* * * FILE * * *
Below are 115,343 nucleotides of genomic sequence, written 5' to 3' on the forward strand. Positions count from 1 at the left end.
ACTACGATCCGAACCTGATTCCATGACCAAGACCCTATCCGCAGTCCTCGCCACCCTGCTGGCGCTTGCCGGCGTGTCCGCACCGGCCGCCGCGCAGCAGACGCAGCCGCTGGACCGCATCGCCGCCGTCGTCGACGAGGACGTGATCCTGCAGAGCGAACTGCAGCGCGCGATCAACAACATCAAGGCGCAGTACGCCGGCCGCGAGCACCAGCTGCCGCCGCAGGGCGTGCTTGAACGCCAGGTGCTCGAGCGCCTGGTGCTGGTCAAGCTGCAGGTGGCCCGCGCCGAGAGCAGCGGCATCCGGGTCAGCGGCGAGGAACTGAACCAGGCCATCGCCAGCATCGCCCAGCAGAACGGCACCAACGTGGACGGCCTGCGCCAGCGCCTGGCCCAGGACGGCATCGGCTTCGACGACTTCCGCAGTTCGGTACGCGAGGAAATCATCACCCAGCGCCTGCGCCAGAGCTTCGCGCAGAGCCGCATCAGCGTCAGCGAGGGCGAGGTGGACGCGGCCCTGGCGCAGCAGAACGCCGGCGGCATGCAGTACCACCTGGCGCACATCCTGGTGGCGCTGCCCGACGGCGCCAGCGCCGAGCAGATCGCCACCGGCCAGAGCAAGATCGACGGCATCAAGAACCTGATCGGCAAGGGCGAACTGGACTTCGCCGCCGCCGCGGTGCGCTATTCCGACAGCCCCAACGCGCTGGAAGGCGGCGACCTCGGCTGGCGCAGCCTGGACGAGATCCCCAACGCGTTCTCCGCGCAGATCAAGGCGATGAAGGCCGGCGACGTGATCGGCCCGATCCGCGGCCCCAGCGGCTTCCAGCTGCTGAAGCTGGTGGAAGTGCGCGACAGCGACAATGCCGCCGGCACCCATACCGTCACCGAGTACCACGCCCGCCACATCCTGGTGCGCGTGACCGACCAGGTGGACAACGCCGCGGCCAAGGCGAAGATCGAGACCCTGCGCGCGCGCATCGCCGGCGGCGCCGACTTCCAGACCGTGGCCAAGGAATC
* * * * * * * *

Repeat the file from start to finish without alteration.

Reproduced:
Below are 115,343 nucleotides of genomic sequence, written 5' to 3' on the forward strand. Positions count from 1 at the left end.
ACTACGATCCGAACCTGATTCCATGACCAAGACCCTATCCGCAGTCCTCGCCACCCTGCTGGCGCTTGCCGGCGTGTCCGCACCGGCCGCCGCGCAGCAGACGCAGCCGCTGGACCGCATCGCCGCCGTCGTCGACGAGGACGTGATCCTGCAGAGCGAACTGCAGCGCGCGATCAACAACATCAAGGCGCAGTACGCCGGCCGCGAGCACCAGCTGCCGCCGCAGGGCGTGCTTGAACGCCAGGTGCTCGAGCGCCTGGTGCTGGTCAAGCTGCAGGTGGCCCGCGCCGAGAGCAGCGGCATCCGGGTCAGCGGCGAGGAACTGAACCAGGCCATCGCCAGCATCGCCCAGCAGAACGGCACCAACGTGGACGGCCTGCGCCAGCGCCTGGCCCAGGACGGCATCGGCTTCGACGACTTCCGCAGTTCGGTACGCGAGGAAATCATCACCCAGCGCCTGCGCCAGAGCTTCGCGCAGAGCCGCATCAGCGTCAGCGAGGGCGAGGTGGACGCGGCCCTGGCGCAGCAGAACGCCGGCGGCATGCAGTACCACCTGGCGCACATCCTGGTGGCGCTGCCCGACGGCGCCAGCGCCGAGCAGATCGCCACCGGCCAGAGCAAGATCGACGGCATCAAGAACCTGATCGGCAAGGGCGAACTGGACTTCGCCGCCGCCGCGGTGCGCTATTCCGACAGCCCCAACGCGCTGGAAGGCGGCGACCTCGGCTGGCGCAGCCTGGACGAGATCCCCAACGCGTTCTCCGCGCAGATCAAGGCGATGAAGGCCGGCGACGTGATCGGCCCGATCCGCGGCCCCAGCGGCTTCCAGCTGCTGAAGCTGGTGGAAGTGCGCGACAGCGACAATGCCGCCGGCACCCATACCGTCACCGAGTACCACGCCCGCCACATCCTGGTGCGCGTGACCGACCAGGTGGACAACGCCGCGGCCAAGGCGAAGATCGAGACCCTGCGCGCGCGCATCGCCGGCGGCGCCGACTTCCAGACCGTGGCCAAGGAATC